The Feasts of Jehovah: An Overview


This series about the Feasts of the Lord will be simple, a primer for those who are approaching the theme for the first time. We do not anticipate an in-depth study for Bible students, but if that is your status, be kind enough to keep on reading and regard the series as a refresher course!

Our core passage is Leviticus 23. The feasts are mentioned elsewhere, especially in Deuteronomy 16, where there is an emphasis on the location for these gatherings, “the place which the Lord shall choose to place his name there” (v2).[1] They are feasts in the sense of festivals, and in fact, one of them, the Day of Atonement, was more like a fast than a feast!


There are two general descriptions of the feasts in Leviticus 23:2. First, they are called “the feasts of the Lord.” Most translations insert the word “set,” the set feasts of the Lord, or some use the term “the appointed seasons.” They were appointed by God, with the timing very precise for various reasons, not least in expressing His care for His people. The seven feasts involved three annual visits to Jerusalem in the months that more or less approximate to what we call March, May and September. This schedule expresses the goodness of God in two ways. First, every male in Israel was obliged to attend, for it was all for God’s pleasure, but there was nothing arranged for the winter months when travel would be challenging because of the frost and snow. Second, He took into account that this was an agrarian society, and there were no feasts at the height of the season when the fields were in need of attention. Yes, these feasts made great demands on the people, but as ever, “his commandments are not grievous” (1Jn 5:3).

As stated, the gatherings were for God’s pleasure, hence the designation “the feasts of the Lord,” “my feasts.” By the time the Lord Jesus was here, the focus had shifted from honoring God to mere ritualistic activity, and so the Spirit of God describes them as feasts “of the Jews” (e.g., Joh 5:1). Be guarded, lest biblical activities in connection with the assembly degenerate into events that are simply routine. There can be the whirr of religious machinery without the warmth of heartfelt devotion.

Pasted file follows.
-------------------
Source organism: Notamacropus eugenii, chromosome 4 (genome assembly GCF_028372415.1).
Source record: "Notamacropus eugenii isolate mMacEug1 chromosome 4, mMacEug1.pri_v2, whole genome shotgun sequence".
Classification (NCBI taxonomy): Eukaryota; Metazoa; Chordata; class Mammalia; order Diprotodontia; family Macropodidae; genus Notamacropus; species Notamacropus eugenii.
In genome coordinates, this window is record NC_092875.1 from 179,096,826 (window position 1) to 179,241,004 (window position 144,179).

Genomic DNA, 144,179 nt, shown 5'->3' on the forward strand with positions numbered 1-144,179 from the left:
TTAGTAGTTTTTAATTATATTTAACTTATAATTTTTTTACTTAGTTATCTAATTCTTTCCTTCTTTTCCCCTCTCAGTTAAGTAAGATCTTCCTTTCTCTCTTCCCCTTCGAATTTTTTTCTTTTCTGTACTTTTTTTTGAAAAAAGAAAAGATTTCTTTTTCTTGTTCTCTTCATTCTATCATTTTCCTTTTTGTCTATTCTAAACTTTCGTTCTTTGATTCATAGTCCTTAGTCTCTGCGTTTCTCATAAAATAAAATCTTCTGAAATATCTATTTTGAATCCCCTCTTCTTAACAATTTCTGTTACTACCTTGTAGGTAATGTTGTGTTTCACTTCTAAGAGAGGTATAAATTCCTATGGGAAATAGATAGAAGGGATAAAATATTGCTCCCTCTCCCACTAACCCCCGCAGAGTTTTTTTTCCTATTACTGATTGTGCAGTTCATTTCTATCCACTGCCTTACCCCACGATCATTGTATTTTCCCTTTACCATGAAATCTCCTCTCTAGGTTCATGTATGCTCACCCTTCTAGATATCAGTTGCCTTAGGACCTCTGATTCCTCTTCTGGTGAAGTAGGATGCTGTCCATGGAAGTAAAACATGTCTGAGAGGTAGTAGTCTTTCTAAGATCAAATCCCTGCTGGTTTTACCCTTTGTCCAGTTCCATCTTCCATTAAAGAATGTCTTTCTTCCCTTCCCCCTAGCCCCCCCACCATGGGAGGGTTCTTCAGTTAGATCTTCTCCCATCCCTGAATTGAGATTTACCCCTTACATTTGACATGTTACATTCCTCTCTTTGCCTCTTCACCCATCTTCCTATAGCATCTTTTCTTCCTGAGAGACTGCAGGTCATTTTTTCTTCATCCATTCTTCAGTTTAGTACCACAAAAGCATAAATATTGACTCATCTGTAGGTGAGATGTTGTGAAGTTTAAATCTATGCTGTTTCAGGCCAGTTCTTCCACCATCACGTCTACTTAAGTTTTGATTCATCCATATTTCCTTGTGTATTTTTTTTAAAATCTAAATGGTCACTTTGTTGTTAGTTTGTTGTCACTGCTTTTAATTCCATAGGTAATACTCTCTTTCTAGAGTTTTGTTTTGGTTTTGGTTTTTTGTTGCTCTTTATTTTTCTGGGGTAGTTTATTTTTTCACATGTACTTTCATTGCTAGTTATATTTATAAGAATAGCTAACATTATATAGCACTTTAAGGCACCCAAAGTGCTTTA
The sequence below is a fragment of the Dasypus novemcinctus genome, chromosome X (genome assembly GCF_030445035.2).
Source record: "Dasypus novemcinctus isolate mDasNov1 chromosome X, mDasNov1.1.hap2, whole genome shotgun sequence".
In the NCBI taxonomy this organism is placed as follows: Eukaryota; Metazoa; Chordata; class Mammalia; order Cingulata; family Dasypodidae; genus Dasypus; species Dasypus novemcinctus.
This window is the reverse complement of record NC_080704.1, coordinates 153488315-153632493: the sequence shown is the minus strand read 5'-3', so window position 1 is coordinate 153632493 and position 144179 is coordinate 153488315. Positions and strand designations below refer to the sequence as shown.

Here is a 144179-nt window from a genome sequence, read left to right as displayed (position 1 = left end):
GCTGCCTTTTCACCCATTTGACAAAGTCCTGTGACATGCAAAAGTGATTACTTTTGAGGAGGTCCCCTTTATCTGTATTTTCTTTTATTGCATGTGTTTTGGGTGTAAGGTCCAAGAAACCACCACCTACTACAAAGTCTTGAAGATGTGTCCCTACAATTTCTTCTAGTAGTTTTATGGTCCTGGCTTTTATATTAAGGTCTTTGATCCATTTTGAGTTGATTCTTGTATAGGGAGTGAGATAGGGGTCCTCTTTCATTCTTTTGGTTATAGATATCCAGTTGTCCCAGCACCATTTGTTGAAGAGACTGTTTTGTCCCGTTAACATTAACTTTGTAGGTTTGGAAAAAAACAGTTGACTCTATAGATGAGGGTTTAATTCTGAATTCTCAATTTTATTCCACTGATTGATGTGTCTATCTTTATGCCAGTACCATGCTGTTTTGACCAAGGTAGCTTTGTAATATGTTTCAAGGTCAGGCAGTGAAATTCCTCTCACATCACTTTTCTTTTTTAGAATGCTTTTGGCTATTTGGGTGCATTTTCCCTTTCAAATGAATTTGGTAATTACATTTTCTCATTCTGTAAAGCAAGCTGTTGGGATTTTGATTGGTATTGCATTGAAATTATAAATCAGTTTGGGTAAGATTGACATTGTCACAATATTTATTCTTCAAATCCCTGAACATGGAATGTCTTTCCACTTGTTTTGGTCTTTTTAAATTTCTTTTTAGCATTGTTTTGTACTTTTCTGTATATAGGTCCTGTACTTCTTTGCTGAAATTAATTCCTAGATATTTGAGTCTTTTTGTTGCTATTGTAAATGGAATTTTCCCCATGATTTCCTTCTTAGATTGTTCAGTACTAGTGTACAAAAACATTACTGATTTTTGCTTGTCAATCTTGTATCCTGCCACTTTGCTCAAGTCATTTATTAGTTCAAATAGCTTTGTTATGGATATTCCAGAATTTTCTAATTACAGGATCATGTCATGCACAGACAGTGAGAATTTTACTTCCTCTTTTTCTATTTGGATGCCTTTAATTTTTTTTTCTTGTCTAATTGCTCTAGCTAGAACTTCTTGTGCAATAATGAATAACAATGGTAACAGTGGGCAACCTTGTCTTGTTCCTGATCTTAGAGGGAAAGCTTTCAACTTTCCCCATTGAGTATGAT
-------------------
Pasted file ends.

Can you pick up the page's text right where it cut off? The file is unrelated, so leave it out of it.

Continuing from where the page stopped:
The second description of the feasts is “holy convocations,” for while they were primarily for God’s pleasure, there was a benefit for His people in being together in fellowship with each other. Human beings are social creatures, and even men of the world see mental and emotional advantages in companionship, hence the multitude of clubs, lodges and organizations that allow people with common interests to associate and interact with each other. The feasts of Jehovah created a spiritual atmosphere in which those with a common loyalty to Him could associate to honor Him, and they were clearly occasions that were anticipated with joy and engaged in with pleasure. A song that they would have sung en route to Zion was Psalm 122: “I was glad when they said unto me, Let us go into the house of the Lord. Our feet shall stand within thy gates, O Jerusalem” (vv1-2).